Sunday, July 8, 2012
We’ve gone on at great lengths discussing the dangers of genetic modification. Monsanto’s GMO corn has been linked to weight gain and organ function disruption, while GMO crops and pesticides destroy our farmland and environment. According to the Alliance of Natural Health, the grandchildren of rats fed GMO corn were born sterile. GMO is just one of those things to avoid, but with our own government in bed with Monsanto, it’s not easily done. Monsanto has recently launched a proverbial war against the open labeling of genetically modified foods, and only through activism and awareness can it be overcome.
In February of this year, Vermont contemplated the Right to Know Genetically Engineered Food Act. The proposed bill prohibits GMO food producers from using keywords like “natural,” “naturally made,” “naturally grown,” and “all natural” to describe GMO ingredients and products. In the same month, the National Conference of State Legislatures reported that nearly 20 states were considering similar programs. Public surveys and studies also show a whopping 90 percent of the U.S. in favor of such practices.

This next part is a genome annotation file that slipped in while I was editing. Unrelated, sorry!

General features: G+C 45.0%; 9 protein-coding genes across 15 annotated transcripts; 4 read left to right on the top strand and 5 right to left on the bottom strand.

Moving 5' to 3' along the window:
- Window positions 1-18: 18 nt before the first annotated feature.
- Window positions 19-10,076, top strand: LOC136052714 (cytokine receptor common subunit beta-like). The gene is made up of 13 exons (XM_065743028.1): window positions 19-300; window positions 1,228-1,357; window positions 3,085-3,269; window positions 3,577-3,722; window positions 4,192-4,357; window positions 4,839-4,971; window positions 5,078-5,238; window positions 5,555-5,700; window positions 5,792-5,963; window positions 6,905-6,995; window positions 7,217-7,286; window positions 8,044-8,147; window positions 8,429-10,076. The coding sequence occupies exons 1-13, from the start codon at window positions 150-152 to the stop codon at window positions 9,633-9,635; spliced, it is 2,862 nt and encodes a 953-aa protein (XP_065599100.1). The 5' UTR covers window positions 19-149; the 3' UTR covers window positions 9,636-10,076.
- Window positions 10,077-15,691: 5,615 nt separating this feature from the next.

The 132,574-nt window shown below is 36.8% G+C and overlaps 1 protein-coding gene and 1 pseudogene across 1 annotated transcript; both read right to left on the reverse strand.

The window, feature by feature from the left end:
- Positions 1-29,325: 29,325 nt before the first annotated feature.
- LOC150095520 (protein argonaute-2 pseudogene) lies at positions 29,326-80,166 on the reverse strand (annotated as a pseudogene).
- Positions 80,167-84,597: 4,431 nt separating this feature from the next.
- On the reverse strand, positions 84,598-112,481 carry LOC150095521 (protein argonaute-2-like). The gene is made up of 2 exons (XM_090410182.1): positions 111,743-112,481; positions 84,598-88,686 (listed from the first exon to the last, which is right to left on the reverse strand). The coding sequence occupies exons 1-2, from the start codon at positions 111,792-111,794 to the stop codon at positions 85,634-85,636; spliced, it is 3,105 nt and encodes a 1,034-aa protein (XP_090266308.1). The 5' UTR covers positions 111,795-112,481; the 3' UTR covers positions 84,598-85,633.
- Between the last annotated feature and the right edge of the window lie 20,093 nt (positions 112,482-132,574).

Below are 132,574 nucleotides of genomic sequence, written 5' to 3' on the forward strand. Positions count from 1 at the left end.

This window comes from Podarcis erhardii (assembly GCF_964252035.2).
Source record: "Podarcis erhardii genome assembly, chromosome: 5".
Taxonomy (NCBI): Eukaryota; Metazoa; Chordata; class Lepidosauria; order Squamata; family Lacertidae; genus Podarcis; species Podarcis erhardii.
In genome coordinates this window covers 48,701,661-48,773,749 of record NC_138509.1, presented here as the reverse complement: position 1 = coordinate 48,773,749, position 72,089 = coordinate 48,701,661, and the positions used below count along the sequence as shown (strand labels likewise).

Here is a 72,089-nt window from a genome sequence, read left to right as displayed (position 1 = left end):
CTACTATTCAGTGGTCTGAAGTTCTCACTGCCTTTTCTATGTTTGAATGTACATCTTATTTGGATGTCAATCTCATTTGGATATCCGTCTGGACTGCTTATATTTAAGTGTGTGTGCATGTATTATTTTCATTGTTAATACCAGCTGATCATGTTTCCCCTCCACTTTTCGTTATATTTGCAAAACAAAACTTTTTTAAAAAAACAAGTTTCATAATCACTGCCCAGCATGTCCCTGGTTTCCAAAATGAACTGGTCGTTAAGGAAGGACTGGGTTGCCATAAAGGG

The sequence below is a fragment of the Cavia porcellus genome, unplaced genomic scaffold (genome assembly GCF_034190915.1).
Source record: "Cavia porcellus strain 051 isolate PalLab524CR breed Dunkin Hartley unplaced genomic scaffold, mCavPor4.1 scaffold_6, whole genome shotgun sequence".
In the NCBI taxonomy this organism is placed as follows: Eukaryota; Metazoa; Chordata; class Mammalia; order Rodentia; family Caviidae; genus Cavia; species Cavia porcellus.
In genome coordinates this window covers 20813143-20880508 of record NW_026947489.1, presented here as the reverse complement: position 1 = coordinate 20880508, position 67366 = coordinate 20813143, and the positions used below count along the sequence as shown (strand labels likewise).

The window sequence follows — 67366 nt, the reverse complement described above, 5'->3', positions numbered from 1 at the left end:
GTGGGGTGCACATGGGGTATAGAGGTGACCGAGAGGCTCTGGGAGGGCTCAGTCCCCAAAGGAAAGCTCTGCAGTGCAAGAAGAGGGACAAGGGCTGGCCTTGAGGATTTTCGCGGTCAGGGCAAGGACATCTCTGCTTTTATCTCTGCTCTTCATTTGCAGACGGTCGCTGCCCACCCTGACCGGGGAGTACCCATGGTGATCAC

In theory, this should make California’s GMO labeling initiative, which would require all foods within the state made with GM ingredients to carry a label stating so, a shoo-in. But let’s not get so hasty.
Leaders in the disinformation campaign launched against the labeling initiative cry out that it would be—like the infamous Proposition 65, “The Safe Drinking Water and Toxic Enforcement Act of 1986”—a way for bounty-hunting trial lawyers to file suits against even natural food companies for supposedly selling products containing undisclosed GMOs. Of course, GMO’s ally StopCostlyFoodLabeling.com receives funding from the Council for Biotechnology Information. It should be no surprise that the likes of Monsanto and Dow count themselves members of the said organization.
James C. Cooper, PhD in economics from Emory University, dismisses the comparison between California’s initiative and Proposition 65. In his report, he delineates the key differences between the two programs:
It hasn’t been long since the Food and Drug Administration deleted 1 million signatures and comments from the “Just Label It” campaign calling for the labeling of GM foods, even after 55 politicians offered support for the initiative. It only shows that the fight against GMOs won’t be easy (or cheap).
Still, it’s worth fighting.
This article was posted: Sunday, July 8, 2012 at 2:36 am